Racial and Gender Differences in Quality of Life Following Kidney Transplantation

Cheryl D. Johnson, Mona Wicks, Jean Milstead, Mary Hartwig, Donna Hathaway

Research output: Contribution to journalArticle

55 Citations (Scopus)

Abstract

Purpose: To determine if race or gender affected changes in quality of life (QoL) reported by nondiabetic kidney transplant recipients from pre- to 6 and 12 months post-transplant and offer possible explanations. Information gained may offer direction for interventions designed to enhance post-transplant QoL for patients who may be less likely to attain improved outcomes. Design: Descriptive, prospective clinical study. A convenience sample of 90 male and female Caucasian-American and African-American patients was used. Patients were 19 to 67 years of age, nondiabetic, and undergoing kidney transplantation at one university hospital located in the southern United States. Data were collected 1990 to 1995. Methods: Three questionnaires measuring QoL were used: the Sickness Impact Profile, Ferrans and Powers' Quality of Life Index, and the Adult Self-image Scales. Patients completed questionnaires at the time of transplant and at their routine 6- and 12-month post-transplant evaluation visits. Repeated measures analysis of variance with multiple pre-planned comparisons of least-squares (LS) means were performed to determine if differences existed between and within study groups over time. Findings: African-Americans achieved less improvement than Caucasian-Americans in affective as well as functional measures of QoL. Women scored consistently lower than men on most QoL measures at baseline and reported greater improvement in functional ability while perceptions of self-image remained low. Conclusions: Although transplantation dramatically improves QoL, some segments of the patient population, namely African-Americans and women, do not benefit to the same extent as others. Nurses need to recognize sociocultural differences in patients and how these differences affect care requirements.

Original languageEnglish (US)
Pages (from-to)125-130
Number of pages6
JournalJournal of Nursing Scholarship
Volume30
Issue number2
StatePublished - Jun 1 1998

Fingerprint

Kidney Transplantation
Quality of Life
African Americans
Transplants
Sickness Impact Profile
Least-Squares Analysis
Analysis of Variance
Transplantation
Nurses
Prospective Studies
Kidney
Population

All Science Journal Classification (ASJC) codes

  • Nursing(all)

Cite this

Racial and Gender Differences in Quality of Life Following Kidney Transplantation. / Johnson, Cheryl D.; Wicks, Mona; Milstead, Jean; Hartwig, Mary; Hathaway, Donna.

In: Journal of Nursing Scholarship, Vol. 30, No. 2, 01.06.1998, p. 125-130.

Research output: Contribution to journalArticle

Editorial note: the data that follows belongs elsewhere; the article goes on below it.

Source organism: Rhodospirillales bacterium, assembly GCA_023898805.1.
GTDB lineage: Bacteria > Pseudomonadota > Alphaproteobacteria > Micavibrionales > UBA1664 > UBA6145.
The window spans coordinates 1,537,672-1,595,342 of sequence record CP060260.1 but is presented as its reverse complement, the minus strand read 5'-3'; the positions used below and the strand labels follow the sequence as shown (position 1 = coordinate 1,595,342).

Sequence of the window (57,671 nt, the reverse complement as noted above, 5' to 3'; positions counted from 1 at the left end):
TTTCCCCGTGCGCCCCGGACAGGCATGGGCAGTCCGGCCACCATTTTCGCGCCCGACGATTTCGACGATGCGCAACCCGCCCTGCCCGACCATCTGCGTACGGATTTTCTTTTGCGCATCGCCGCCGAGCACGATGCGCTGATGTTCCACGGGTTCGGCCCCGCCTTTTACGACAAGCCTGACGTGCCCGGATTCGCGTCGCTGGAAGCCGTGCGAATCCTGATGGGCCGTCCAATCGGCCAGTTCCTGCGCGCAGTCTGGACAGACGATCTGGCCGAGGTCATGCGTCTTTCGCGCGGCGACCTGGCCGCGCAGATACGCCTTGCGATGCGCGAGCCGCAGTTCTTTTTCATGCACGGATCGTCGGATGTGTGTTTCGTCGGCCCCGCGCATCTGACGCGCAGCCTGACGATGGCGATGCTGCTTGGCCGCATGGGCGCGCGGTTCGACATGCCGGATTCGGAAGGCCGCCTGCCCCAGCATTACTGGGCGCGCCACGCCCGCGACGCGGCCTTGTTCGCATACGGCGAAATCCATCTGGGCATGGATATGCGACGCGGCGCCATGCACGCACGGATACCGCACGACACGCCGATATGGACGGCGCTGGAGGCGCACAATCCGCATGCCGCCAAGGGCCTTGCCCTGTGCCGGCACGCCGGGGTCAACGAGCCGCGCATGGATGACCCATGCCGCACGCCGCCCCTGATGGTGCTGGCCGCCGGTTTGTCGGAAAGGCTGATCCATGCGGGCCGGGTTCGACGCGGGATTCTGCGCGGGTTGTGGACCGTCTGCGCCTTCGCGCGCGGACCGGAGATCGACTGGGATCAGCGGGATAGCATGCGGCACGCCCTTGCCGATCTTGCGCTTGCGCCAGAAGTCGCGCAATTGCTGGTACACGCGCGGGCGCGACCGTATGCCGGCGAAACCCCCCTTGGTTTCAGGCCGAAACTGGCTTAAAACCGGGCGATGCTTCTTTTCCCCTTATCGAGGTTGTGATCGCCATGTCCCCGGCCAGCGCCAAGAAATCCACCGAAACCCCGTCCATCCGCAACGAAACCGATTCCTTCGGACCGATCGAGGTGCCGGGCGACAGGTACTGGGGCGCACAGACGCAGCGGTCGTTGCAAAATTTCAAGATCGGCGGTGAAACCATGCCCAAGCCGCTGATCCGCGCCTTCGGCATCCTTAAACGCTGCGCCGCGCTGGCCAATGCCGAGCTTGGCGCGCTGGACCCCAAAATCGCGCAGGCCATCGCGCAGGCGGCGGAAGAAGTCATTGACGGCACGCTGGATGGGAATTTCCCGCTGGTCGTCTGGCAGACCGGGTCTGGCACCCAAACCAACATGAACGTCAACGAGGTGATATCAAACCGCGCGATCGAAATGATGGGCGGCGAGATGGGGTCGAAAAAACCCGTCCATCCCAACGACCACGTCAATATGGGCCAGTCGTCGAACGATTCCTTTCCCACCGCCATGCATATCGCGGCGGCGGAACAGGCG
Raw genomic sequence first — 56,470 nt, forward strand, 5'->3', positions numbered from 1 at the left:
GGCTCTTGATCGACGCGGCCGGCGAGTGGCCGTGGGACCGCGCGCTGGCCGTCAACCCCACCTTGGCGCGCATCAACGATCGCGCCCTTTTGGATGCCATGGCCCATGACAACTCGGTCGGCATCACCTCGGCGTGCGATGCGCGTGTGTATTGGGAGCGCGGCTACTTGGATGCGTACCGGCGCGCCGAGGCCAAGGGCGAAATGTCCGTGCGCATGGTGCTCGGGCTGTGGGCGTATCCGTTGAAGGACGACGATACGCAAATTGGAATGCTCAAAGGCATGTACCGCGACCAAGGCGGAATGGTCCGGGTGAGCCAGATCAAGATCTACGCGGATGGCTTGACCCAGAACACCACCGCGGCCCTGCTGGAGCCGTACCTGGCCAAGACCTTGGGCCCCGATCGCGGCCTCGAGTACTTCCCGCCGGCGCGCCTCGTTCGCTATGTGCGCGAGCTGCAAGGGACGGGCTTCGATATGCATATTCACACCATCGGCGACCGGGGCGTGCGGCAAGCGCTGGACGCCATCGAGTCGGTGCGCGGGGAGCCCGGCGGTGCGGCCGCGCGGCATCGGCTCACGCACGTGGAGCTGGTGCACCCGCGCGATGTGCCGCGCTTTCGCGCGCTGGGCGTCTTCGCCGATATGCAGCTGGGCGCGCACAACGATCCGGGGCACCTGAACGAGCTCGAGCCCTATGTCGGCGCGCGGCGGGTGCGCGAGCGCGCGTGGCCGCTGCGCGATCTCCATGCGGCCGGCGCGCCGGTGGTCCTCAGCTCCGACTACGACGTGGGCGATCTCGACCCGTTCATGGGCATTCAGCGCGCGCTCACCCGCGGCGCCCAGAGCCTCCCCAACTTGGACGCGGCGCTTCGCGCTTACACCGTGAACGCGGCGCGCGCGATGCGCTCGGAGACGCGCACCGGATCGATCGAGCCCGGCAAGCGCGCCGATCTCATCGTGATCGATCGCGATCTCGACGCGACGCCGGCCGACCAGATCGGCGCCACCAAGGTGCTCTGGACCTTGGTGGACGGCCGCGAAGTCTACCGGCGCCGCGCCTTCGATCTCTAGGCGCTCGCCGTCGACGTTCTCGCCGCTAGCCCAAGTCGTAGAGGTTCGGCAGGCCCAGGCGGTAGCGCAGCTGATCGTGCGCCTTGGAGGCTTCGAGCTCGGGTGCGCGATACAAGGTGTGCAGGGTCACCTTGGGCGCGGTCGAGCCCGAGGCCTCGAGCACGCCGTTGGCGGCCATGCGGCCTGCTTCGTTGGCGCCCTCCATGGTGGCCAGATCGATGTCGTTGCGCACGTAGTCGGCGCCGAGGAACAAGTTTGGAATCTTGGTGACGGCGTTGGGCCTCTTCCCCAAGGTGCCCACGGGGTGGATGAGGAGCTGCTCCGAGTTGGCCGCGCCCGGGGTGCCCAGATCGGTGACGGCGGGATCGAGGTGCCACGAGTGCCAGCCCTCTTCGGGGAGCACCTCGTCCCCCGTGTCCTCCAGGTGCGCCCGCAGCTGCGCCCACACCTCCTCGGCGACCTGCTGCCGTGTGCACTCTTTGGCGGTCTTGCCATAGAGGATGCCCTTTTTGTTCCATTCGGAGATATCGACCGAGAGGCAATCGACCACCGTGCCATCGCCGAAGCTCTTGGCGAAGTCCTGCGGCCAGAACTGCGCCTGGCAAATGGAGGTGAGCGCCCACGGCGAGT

Johnson, Cheryl D. ; Wicks, Mona ; Milstead, Jean ; Hartwig, Mary ; Hathaway, Donna. / Racial and Gender Differences in Quality of Life Following Kidney Transplantation. In: Journal of Nursing Scholarship. 1998 ; Vol. 30, No. 2. pp. 125-130.
@article{8b87462d098e416588071f57bfb8b65d,
title = "Racial and Gender Differences in Quality of Life Following Kidney Transplantation",
abstract = "Purpose: To determine if race or gender affected changes in quality of life (QoL) reported by nondiabetic kidney transplant recipients from pre- to 6 and 12 months post-transplant and offer possible explanations. Information gained may offer direction for interventions designed to enhance post-transplant QoL for patients who may be less likely to attain improved outcomes. Design: Descriptive, prospective clinical study. A convenience sample of 90 male and female Caucasian-American and African-American patients was used. Patients were 19 to 67 years of age, nondiabetic, and undergoing kidney transplantation at one university hospital located in the southern United States. Data were collected 1990 to 1995. Methods: Three questionnaires measuring QoL were used: the Sickness Impact Profile, Ferrans and Powers' Quality of Life Index, and the Adult Self-image Scales. Patients completed questionnaires at the time of transplant and at their routine 6- and 12-month post-transplant evaluation visits. Repeated measures analysis of variance with multiple pre-planned comparisons of least-squares (LS) means were performed to determine if differences existed between and within study groups over time. Findings: African-Americans achieved less improvement than Caucasian-Americans in affective as well as functional measures of QoL. Women scored consistently lower than men on most QoL measures at baseline and reported greater improvement in functional ability while perceptions of self-image remained low. Conclusions: Although transplantation dramatically improves QoL, some segments of the patient population, namely African-Americans and women, do not benefit to the same extent as others. Nurses need to recognize sociocultural differences in patients and how these differences affect care requirements.",